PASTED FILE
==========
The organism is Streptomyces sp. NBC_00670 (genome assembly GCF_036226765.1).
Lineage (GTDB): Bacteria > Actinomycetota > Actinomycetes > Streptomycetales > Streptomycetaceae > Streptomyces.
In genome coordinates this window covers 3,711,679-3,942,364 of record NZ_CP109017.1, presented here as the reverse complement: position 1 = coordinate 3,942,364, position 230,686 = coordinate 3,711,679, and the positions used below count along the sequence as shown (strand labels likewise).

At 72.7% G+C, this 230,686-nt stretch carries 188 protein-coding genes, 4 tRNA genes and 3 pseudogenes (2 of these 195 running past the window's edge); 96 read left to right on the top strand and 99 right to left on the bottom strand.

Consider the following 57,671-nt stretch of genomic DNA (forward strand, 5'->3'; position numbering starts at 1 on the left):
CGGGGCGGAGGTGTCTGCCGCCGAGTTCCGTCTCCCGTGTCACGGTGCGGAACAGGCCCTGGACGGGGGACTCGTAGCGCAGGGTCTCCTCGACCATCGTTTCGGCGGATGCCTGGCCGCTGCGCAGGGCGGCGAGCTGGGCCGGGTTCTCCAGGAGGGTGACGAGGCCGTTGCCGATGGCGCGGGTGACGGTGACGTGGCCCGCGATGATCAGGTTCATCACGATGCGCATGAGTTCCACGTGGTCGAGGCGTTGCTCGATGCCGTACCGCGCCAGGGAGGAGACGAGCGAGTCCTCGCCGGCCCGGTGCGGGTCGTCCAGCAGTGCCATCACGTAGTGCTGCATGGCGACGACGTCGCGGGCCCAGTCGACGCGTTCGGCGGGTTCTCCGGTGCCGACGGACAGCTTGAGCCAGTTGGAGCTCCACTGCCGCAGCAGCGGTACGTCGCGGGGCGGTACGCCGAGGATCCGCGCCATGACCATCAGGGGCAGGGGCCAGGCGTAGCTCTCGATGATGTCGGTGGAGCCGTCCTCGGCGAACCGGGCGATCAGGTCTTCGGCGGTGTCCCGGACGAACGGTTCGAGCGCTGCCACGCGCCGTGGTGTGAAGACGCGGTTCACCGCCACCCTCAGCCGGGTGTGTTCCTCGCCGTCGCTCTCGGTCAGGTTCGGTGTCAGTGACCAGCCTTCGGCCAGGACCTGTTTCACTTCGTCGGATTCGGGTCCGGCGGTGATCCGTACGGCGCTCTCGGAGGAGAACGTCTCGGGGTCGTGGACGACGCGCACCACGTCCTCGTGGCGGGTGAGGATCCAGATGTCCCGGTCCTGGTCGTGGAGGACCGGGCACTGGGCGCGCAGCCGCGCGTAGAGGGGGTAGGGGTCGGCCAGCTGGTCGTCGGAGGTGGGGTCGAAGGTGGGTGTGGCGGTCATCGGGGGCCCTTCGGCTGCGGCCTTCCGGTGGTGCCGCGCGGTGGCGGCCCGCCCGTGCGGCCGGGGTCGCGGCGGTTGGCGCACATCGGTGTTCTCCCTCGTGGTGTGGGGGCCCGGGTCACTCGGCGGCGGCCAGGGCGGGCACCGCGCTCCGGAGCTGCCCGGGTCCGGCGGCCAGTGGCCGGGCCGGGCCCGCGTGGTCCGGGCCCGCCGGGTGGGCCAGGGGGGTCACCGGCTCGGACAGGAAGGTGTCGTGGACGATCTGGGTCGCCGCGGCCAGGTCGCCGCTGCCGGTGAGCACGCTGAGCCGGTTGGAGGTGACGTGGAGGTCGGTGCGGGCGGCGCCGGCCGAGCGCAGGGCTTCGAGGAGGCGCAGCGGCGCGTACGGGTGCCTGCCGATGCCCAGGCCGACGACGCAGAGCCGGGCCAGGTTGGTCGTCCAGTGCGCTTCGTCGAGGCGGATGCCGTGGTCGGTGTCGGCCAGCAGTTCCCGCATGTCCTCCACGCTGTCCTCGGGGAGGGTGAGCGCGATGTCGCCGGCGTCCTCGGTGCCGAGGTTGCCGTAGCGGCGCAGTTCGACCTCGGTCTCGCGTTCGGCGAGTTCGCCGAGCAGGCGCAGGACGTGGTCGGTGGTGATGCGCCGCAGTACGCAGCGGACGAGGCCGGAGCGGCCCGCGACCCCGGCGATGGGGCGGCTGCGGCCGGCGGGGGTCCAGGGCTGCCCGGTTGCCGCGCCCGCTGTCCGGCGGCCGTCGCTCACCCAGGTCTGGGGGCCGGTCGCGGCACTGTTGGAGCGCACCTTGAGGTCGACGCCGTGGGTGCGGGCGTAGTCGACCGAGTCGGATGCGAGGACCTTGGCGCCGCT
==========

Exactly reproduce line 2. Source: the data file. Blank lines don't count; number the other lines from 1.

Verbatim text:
Lineage (GTDB): Bacteria > Actinomycetota > Actinomycetes > Streptomycetales > Streptomycetaceae > Streptomyces.